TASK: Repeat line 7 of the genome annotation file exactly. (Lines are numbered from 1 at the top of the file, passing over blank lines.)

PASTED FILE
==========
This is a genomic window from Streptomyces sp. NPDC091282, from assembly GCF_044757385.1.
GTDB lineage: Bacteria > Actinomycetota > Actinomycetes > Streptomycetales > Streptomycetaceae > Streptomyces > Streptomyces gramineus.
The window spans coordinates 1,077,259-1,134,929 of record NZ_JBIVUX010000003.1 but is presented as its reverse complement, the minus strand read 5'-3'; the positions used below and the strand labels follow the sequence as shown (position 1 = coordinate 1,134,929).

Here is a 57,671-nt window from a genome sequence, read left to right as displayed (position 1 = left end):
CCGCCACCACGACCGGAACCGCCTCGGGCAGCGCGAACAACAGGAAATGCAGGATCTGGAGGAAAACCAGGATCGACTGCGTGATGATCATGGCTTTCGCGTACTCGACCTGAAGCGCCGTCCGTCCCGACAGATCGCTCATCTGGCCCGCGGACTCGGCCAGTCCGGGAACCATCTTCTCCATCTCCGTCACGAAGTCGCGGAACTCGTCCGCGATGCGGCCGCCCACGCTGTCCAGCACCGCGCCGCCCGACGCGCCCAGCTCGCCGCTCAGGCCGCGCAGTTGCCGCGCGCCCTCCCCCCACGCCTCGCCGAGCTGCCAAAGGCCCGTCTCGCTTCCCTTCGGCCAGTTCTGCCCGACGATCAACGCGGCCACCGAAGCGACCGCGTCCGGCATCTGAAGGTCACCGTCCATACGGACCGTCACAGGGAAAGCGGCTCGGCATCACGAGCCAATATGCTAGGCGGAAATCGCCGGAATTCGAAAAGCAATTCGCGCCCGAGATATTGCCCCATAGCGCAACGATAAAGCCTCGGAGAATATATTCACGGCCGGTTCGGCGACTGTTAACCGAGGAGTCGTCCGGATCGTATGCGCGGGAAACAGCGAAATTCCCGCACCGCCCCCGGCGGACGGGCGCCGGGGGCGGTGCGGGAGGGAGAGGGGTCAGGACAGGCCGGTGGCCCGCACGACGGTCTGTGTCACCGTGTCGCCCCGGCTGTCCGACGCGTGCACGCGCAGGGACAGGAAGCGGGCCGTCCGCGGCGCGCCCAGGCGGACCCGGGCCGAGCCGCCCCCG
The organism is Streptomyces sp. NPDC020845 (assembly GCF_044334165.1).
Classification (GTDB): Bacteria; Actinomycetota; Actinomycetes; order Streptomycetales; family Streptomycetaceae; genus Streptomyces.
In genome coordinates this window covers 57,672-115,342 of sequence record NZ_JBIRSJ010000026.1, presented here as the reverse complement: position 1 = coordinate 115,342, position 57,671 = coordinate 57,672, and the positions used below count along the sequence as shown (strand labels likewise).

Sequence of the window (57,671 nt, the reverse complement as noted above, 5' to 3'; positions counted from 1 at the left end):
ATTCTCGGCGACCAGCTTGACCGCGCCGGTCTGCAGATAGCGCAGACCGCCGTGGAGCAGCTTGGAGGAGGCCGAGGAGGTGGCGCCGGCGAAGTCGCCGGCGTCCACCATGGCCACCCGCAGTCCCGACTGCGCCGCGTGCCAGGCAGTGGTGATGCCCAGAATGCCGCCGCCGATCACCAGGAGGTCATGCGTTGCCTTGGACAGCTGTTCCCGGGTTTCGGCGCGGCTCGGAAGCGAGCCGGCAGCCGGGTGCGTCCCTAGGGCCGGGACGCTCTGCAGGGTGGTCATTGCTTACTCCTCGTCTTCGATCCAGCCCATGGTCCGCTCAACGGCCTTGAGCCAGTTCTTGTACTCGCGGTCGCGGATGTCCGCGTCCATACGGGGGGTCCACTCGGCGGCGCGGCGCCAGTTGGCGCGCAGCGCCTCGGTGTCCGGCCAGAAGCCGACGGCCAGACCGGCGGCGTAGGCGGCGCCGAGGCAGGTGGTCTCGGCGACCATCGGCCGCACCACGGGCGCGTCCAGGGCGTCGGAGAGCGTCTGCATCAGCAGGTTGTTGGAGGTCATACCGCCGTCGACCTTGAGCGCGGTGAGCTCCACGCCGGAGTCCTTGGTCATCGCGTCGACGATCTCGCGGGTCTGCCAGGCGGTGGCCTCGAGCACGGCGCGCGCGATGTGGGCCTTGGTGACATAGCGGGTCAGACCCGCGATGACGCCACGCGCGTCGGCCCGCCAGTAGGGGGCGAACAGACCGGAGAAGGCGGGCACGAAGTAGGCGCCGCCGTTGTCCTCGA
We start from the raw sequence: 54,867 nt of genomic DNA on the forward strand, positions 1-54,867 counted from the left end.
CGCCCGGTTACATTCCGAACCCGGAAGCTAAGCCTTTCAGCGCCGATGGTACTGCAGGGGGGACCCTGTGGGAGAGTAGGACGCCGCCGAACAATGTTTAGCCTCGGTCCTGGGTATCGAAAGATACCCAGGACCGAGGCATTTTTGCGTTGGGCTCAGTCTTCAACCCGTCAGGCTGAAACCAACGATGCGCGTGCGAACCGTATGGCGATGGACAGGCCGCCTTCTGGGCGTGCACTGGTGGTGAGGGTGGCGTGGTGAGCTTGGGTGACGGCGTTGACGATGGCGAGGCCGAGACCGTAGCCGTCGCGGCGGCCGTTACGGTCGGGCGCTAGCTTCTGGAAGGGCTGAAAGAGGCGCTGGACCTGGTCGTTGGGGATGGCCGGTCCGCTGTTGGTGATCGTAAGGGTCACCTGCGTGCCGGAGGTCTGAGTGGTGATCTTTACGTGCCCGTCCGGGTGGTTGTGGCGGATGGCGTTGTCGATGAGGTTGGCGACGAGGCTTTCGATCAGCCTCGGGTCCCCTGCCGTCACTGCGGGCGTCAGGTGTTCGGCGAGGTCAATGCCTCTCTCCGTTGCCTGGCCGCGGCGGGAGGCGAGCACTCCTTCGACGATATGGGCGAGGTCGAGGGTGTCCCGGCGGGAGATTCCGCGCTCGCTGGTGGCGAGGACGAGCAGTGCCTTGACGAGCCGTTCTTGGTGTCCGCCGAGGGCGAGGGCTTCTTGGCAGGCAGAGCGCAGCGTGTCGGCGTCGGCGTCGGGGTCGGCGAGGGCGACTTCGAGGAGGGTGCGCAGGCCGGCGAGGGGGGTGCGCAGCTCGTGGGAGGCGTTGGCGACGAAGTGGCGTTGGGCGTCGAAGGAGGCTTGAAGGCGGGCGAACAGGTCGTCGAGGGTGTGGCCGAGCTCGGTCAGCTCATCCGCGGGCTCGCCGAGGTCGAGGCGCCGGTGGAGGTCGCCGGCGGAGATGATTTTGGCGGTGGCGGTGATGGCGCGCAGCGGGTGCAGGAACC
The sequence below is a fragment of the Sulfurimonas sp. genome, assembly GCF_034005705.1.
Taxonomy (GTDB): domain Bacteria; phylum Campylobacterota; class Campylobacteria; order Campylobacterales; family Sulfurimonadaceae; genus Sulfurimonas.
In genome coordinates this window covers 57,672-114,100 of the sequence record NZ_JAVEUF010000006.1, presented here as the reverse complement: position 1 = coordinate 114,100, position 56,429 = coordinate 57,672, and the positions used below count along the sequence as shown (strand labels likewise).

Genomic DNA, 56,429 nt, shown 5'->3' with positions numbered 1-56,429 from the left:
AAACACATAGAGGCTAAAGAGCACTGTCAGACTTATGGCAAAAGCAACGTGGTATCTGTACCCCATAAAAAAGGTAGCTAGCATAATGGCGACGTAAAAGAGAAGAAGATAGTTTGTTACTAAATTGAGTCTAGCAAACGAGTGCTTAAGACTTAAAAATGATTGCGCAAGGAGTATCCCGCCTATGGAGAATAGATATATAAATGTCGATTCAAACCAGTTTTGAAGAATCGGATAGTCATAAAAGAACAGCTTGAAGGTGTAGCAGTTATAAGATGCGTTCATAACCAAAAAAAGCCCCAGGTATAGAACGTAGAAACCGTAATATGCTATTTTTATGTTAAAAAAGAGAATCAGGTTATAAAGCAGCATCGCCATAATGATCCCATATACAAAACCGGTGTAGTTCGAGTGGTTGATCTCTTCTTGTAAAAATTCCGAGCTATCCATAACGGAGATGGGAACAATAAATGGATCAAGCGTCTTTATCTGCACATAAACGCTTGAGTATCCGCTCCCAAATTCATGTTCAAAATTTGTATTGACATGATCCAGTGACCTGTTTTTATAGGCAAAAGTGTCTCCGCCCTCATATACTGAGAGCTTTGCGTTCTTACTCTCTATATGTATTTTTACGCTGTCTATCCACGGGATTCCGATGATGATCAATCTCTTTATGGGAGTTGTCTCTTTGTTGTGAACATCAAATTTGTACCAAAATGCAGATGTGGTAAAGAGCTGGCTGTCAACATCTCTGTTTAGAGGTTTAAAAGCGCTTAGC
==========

Classification (GTDB): Bacteria; Actinomycetota; Actinomycetes; order Streptomycetales; family Streptomycetaceae; genus Streptomyces.